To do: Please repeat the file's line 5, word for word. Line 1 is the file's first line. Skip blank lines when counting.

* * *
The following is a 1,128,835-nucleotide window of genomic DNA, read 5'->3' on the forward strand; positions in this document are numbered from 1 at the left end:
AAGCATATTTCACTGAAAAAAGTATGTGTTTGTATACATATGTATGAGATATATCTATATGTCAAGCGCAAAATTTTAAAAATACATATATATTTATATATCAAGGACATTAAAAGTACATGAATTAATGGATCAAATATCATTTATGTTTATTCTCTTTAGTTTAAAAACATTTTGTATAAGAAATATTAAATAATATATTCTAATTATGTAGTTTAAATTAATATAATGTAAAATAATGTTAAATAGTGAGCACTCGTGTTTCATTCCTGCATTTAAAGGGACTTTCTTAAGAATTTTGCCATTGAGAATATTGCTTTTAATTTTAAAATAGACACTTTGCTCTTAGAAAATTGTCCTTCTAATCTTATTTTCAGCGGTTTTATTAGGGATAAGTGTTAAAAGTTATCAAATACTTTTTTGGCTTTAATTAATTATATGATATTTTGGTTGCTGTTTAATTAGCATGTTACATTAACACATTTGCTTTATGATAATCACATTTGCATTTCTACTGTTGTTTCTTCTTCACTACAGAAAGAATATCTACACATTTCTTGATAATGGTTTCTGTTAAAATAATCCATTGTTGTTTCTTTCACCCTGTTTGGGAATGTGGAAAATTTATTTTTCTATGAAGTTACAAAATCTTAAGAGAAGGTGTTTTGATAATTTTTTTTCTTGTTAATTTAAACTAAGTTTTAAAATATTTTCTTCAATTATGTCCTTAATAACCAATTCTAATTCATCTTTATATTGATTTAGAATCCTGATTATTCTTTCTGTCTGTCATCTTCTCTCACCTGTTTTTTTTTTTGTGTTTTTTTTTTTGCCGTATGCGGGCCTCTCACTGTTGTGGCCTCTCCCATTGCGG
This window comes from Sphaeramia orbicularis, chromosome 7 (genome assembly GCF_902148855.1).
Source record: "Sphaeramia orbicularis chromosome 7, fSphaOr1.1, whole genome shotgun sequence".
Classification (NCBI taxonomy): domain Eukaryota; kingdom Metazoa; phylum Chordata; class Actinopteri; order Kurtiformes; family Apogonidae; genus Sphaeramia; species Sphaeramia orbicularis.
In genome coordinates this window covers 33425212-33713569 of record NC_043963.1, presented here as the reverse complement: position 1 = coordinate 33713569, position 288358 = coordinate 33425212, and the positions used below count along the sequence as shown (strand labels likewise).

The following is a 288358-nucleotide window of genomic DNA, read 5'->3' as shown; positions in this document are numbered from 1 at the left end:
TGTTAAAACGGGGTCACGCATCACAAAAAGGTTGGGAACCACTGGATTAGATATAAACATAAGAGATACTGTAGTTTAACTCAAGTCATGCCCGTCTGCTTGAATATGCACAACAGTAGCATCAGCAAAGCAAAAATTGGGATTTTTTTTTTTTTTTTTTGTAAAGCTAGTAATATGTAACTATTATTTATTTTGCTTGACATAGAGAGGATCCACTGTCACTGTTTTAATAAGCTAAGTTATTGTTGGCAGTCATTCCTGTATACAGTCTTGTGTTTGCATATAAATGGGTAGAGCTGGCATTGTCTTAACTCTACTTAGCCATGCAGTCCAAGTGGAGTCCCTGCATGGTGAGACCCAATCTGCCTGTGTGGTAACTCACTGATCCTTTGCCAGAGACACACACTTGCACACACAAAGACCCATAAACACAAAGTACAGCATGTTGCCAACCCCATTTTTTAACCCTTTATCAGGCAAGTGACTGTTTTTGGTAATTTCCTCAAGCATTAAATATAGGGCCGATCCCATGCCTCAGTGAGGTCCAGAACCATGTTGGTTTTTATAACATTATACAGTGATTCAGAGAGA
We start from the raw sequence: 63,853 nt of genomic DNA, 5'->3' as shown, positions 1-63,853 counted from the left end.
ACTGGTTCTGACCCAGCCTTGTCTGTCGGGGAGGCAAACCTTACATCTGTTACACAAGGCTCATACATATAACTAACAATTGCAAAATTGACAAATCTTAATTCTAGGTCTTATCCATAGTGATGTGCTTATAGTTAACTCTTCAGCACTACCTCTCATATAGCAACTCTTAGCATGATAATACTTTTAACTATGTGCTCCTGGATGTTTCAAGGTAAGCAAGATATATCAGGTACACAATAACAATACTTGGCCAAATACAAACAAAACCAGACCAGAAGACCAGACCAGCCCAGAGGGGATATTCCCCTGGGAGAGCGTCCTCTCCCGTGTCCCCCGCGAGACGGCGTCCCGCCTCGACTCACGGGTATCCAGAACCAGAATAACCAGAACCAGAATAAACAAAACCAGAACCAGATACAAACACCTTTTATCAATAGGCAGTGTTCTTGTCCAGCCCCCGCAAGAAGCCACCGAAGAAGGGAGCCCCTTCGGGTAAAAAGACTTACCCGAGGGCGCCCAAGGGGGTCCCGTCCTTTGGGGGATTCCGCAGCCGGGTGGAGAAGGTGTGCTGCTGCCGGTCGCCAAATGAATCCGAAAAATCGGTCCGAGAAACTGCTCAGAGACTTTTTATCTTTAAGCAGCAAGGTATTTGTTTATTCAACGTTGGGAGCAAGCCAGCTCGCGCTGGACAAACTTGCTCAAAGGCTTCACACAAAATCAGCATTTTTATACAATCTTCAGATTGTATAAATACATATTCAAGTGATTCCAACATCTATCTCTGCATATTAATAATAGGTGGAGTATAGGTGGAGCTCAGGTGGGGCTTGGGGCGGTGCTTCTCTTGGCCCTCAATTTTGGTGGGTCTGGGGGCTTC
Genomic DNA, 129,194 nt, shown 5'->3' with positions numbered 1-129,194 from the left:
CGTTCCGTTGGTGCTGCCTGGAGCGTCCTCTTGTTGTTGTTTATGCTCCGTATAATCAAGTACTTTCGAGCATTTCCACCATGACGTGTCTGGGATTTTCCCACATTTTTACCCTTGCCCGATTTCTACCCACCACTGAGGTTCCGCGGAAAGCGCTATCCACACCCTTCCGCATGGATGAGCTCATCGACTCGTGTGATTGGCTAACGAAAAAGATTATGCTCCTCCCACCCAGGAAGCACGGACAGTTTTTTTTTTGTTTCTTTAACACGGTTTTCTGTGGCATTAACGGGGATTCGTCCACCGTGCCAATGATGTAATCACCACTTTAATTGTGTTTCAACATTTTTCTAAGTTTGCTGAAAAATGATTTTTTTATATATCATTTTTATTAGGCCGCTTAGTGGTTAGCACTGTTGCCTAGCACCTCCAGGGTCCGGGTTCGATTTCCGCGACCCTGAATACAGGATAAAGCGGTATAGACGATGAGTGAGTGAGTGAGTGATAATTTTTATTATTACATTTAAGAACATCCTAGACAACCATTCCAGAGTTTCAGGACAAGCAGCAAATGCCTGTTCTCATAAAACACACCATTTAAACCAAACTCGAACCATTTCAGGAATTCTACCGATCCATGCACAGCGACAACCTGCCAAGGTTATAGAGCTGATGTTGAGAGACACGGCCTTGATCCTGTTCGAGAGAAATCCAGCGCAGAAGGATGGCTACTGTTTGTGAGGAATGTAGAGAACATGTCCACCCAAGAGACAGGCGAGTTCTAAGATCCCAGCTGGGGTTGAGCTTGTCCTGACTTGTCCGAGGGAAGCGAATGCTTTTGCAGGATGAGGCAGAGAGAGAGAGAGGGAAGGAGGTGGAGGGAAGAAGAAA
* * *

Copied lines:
Classification (NCBI taxonomy): domain Eukaryota; kingdom Metazoa; phylum Chordata; class Actinopteri; order Kurtiformes; family Apogonidae; genus Sphaeramia; species Sphaeramia orbicularis.